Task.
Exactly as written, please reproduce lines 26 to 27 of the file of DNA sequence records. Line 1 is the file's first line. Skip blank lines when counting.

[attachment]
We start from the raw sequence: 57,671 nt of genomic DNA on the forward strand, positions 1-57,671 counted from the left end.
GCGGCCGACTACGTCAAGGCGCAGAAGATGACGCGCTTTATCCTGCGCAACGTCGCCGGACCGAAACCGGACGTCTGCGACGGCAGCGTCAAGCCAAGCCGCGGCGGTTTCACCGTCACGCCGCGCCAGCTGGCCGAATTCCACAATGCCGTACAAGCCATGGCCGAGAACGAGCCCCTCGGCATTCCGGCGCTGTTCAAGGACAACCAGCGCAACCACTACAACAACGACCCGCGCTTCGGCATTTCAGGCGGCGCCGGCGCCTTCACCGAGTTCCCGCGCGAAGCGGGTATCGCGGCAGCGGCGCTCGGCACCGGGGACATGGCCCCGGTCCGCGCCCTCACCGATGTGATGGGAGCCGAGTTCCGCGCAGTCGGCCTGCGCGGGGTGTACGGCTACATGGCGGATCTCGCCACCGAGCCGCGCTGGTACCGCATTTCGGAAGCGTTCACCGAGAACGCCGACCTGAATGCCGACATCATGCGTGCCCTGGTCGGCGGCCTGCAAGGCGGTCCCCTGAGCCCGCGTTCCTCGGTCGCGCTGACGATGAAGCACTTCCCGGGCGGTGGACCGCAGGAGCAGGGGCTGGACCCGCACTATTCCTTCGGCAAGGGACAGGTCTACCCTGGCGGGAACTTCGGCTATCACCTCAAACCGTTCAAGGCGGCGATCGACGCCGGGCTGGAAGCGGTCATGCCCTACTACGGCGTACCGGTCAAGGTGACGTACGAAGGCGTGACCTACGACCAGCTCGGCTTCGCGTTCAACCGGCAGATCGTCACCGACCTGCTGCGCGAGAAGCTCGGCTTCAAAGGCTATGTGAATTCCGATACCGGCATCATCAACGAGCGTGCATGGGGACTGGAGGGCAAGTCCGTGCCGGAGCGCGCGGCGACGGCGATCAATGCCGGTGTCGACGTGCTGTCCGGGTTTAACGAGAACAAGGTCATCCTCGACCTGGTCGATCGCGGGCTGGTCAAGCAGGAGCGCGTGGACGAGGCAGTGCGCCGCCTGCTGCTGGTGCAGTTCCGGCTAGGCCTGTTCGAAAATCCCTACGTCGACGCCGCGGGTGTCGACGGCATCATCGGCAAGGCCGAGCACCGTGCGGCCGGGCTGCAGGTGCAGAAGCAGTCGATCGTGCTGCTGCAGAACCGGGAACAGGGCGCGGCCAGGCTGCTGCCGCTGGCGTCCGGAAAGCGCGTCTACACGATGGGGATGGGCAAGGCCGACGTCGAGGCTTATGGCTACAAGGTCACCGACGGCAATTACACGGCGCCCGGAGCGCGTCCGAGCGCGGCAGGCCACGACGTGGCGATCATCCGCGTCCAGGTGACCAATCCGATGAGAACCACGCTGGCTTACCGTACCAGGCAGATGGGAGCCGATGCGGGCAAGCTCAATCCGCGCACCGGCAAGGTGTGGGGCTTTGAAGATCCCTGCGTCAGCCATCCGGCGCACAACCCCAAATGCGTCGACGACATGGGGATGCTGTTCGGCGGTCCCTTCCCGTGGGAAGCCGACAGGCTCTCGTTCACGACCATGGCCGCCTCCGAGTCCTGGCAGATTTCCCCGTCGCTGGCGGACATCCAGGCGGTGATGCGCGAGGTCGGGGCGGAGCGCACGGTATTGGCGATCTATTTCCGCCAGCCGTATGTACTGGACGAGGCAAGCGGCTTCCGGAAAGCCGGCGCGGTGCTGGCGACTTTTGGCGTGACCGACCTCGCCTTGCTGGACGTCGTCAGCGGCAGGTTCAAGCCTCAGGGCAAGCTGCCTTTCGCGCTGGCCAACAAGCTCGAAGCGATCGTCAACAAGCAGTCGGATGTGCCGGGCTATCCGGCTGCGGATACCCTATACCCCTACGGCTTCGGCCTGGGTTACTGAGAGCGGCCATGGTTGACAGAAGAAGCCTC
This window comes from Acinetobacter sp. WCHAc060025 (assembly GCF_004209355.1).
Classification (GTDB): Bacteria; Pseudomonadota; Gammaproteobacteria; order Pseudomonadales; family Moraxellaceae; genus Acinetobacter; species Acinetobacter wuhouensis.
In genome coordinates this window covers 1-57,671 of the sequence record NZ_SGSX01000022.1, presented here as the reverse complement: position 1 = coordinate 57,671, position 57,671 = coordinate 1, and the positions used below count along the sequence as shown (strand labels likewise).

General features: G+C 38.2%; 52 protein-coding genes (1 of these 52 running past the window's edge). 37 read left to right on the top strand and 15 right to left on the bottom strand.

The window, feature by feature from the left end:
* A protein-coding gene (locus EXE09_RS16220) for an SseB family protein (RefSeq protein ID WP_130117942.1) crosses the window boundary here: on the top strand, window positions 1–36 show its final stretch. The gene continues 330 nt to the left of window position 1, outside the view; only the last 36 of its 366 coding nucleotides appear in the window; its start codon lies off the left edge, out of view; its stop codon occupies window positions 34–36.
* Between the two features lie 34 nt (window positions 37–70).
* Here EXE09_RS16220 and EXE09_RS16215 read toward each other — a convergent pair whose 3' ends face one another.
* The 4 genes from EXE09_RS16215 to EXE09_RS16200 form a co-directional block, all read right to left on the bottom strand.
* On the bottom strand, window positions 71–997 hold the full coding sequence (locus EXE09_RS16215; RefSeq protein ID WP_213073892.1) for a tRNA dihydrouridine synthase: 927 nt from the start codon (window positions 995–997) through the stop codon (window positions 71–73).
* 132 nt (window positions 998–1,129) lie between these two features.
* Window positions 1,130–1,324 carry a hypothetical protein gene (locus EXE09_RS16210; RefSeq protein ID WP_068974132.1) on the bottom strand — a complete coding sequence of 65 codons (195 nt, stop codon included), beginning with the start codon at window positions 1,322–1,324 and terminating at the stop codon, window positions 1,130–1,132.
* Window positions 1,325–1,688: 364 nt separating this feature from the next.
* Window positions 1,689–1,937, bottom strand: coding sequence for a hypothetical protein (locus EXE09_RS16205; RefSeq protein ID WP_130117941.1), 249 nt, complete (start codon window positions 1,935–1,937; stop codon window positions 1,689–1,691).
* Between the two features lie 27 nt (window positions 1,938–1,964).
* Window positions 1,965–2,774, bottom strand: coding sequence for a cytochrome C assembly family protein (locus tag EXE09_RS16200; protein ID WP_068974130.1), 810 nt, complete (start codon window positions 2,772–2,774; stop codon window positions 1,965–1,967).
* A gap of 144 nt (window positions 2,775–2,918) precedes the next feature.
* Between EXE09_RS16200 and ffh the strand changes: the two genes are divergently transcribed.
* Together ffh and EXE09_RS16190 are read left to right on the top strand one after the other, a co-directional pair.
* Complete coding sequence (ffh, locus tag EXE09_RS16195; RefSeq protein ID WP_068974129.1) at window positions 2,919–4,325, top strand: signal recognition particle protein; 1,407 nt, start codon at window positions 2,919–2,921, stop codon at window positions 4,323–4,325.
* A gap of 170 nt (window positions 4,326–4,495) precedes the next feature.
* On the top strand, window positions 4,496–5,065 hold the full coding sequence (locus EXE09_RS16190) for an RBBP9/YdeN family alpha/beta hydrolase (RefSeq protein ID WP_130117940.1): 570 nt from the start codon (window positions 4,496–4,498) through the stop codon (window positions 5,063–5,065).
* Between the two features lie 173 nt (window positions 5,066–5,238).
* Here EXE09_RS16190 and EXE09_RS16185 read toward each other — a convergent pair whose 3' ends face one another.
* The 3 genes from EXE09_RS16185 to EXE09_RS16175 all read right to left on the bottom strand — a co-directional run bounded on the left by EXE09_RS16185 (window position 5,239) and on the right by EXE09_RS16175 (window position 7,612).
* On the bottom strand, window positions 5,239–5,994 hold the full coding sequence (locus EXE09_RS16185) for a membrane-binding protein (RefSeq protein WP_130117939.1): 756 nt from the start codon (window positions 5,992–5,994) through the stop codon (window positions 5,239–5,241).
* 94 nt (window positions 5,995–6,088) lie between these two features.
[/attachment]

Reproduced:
* Here EXE09_RS16190 and EXE09_RS16185 read toward each other — a convergent pair whose 3' ends face one another.
* The 3 genes from EXE09_RS16185 to EXE09_RS16175 all read right to left on the bottom strand — a co-directional run bounded on the left by EXE09_RS16185 (window position 5,239) and on the right by EXE09_RS16175 (window position 7,612).